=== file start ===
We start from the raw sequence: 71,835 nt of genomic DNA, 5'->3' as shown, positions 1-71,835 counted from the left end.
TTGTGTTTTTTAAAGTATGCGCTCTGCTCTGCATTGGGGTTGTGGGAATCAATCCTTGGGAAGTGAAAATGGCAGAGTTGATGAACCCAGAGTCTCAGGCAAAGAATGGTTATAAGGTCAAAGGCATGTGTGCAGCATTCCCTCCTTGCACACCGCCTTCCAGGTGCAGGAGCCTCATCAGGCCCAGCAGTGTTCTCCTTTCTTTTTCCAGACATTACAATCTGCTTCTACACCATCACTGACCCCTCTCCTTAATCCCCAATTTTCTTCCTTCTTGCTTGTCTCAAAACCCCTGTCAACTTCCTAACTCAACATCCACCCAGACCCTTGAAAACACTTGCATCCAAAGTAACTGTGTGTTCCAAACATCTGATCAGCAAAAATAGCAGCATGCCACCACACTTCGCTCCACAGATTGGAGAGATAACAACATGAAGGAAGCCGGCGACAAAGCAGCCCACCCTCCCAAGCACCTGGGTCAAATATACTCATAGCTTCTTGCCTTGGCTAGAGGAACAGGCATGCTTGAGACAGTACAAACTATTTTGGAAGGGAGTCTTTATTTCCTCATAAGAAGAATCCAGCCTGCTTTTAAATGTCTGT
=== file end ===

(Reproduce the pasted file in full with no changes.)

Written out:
We start from the raw sequence: 71,835 nt of genomic DNA, 5'->3' as shown, positions 1-71,835 counted from the left end.
TTGTGTTTTTTAAAGTATGCGCTCTGCTCTGCATTGGGGTTGTGGGAATCAATCCTTGGGAAGTGAAAATGGCAGAGTTGATGAACCCAGAGTCTCAGGCAAAGAATGGTTATAAGGTCAAAGGCATGTGTGCAGCATTCCCTCCTTGCACACCGCCTTCCAGGTGCAGGAGCCTCATCAGGCCCAGCAGTGTTCTCCTTTCTTTTTCCAGACATTACAATCTGCTTCTACACCATCACTGACCCCTCTCCTTAATCCCCAATTTTCTTCCTTCTTGCTTGTCTCAAAACCCCTGTCAACTTCCTAACTCAACATCCACCCAGACCCTTGAAAACACTTGCATCCAAAGTAACTGTGTGTTCCAAACATCTGATCAGCAAAAATAGCAGCATGCCACCACACTTCGCTCCACAGATTGGAGAGATAACAACATGAAGGAAGCCGGCGACAAAGCAGCCCACCCTCCCAAGCACCTGGGTCAAATATACTCATAGCTTCTTGCCTTGGCTAGAGGAACAGGCATGCTTGAGACAGTACAAACTATTTTGGAAGGGAGTCTTTATTTCCTCATAAGAAGAATCCAGCCTGCTTTTAAATGTCTGT